• Command-Q: Quit the currently open program.

If your family members are more tech savvy, be sure to wow them with these awesome keyboard shortcuts.

5. Get a password manager

I may not insist my family members pick up TextExpander, but this Christmas I did make my dad get 1Password. With all the hullaballoo about hackers, weak passwords, and the like in the news, it's silly at this point not to have a password manager and use strong passwords. Two-factor authentication might be too much this Christmas, but you can get your family boarded on the password safety train with apps like 1Password or LastPass or another manager of your choice.

6. Back up, back up, back up

Along those lines, if your family currently isn't backing up their data, they need to start. There are few things worse than a complete post-Christmas hard drive meltdown because Aunt Amy had a little too much bourbon in her glass and her MacBook got soaked; as embarrassing as those digital holiday photos probably were, everyone will be sad if there aren't more copies floating around the cloud.

Different people have different needs when it comes to backing up their data, so be sure to check out which plan is right for your family. Of course, the easiest method is with Apple's built-in backup service, Time Machine.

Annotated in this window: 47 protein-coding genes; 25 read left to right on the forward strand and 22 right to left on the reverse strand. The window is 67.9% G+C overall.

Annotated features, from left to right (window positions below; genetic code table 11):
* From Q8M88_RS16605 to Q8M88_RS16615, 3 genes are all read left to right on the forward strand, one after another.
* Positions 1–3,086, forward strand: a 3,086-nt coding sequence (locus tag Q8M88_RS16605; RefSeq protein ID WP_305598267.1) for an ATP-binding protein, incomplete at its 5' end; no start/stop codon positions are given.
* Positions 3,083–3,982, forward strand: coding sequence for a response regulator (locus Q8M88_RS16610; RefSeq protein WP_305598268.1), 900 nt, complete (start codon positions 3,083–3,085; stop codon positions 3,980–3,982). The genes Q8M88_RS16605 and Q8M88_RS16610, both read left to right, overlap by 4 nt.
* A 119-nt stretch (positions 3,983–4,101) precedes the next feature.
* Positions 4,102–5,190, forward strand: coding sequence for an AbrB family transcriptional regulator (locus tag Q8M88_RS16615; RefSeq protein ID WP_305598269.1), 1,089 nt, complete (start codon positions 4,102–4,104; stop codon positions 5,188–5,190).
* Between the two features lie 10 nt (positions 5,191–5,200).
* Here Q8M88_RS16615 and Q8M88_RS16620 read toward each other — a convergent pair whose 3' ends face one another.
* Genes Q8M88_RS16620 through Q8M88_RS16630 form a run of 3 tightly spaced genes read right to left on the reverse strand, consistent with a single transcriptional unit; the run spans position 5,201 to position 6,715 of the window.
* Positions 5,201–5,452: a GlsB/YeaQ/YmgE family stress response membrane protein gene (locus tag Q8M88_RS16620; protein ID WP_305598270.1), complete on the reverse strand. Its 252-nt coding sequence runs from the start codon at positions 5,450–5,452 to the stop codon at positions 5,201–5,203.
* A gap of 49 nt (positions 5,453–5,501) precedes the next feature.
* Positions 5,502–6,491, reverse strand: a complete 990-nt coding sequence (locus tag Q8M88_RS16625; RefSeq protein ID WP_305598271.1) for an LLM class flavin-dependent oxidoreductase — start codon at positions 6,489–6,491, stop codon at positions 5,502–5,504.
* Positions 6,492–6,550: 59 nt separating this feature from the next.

7. Mac 101: Is Safari hogging up too much memory?

Many a time when I've run into a slow machine, it's because Safari has been chugging along in the background, slowly grinding the rest of the system to a halt. Quitting Safari can dump the terrible drain on system resources known as Safari Web Content in your Activity Monitor and free up memory to use on other, more important tasks.

8. iOS 101: Use Siri Spotlight!

If you're looking for a single great tip to impart to your iOS-wielding family this holiday, I recommend Siri Spotlight. It recommends apps based on previous activities, and you can search for any app (or web content) you want. You can also use Siri on the Mac to search your hard drive for documents and folders (and those great puppy pics).

9. Manuals and how-to sites are your friends.

If you want to avoid panicked January tech support calls, I suggest a few well-placed bookmarks in Safari to Apple's support site, iMore.com, and any other tech help and how-to websites of choice. Of course, the iMore forums are filled with supportive community members that are patient and understanding.

(For the more tech-savvy family: Show them how to use "site:imore.com" in Google.)

10. When in doubt, visit the Apple Store

If they've run into a strange hardware or software problem they can't diagnose and you want to avoid trying to do it over the phone, the Apple Store is just a car ride away for many folks across the U.S. and elsewhere. Their staff can suggest answers for simpler problems or get you hooked up with a Genius Bar appointment for more serious tech support.

Originally published December 2015. Updated December 2016.